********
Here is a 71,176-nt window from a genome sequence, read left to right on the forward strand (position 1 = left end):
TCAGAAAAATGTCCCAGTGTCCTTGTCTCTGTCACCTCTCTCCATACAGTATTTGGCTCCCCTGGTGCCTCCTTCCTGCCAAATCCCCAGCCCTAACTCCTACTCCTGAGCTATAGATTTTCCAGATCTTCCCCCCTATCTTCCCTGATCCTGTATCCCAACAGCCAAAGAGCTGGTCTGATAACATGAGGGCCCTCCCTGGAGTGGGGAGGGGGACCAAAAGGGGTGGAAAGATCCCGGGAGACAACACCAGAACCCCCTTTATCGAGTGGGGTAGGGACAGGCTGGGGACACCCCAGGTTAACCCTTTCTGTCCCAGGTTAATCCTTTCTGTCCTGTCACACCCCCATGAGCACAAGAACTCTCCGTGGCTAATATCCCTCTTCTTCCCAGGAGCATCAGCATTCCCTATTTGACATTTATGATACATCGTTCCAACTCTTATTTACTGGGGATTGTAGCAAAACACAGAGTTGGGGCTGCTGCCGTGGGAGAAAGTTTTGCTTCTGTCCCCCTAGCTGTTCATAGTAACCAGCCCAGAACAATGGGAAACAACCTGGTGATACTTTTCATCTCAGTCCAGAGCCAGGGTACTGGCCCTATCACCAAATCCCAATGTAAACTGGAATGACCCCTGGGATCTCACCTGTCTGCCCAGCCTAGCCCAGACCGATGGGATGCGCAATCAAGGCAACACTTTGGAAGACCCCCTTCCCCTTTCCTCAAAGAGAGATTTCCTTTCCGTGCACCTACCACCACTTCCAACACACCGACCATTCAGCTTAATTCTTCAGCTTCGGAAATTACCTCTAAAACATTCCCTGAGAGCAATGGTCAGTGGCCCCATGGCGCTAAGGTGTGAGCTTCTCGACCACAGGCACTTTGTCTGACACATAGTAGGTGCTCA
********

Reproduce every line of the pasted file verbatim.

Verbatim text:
Here is a 71,176-nt window from a genome sequence, read left to right on the forward strand (position 1 = left end):
TCAGAAAAATGTCCCAGTGTCCTTGTCTCTGTCACCTCTCTCCATACAGTATTTGGCTCCCCTGGTGCCTCCTTCCTGCCAAATCCCCAGCCCTAACTCCTACTCCTGAGCTATAGATTTTCCAGATCTTCCCCCCTATCTTCCCTGATCCTGTATCCCAACAGCCAAAGAGCTGGTCTGATAACATGAGGGCCCTCCCTGGAGTGGGGAGGGGGACCAAAAGGGGTGGAAAGATCCCGGGAGACAACACCAGAACCCCCTTTATCGAGTGGGGTAGGGACAGGCTGGGGACACCCCAGGTTAACCCTTTCTGTCCCAGGTTAATCCTTTCTGTCCTGTCACACCCCCATGAGCACAAGAACTCTCCGTGGCTAATATCCCTCTTCTTCCCAGGAGCATCAGCATTCCCTATTTGACATTTATGATACATCGTTCCAACTCTTATTTACTGGGGATTGTAGCAAAACACAGAGTTGGGGCTGCTGCCGTGGGAGAAAGTTTTGCTTCTGTCCCCCTAGCTGTTCATAGTAACCAGCCCAGAACAATGGGAAACAACCTGGTGATACTTTTCATCTCAGTCCAGAGCCAGGGTACTGGCCCTATCACCAAATCCCAATGTAAACTGGAATGACCCCTGGGATCTCACCTGTCTGCCCAGCCTAGCCCAGACCGATGGGATGCGCAATCAAGGCAACACTTTGGAAGACCCCCTTCCCCTTTCCTCAAAGAGAGATTTCCTTTCCGTGCACCTACCACCACTTCCAACACACCGACCATTCAGCTTAATTCTTCAGCTTCGGAAATTACCTCTAAAACATTCCCTGAGAGCAATGGTCAGTGGCCCCATGGCGCTAAGGTGTGAGCTTCTCGACCACAGGCACTTTGTCTGACACATAGTAGGTGCTCA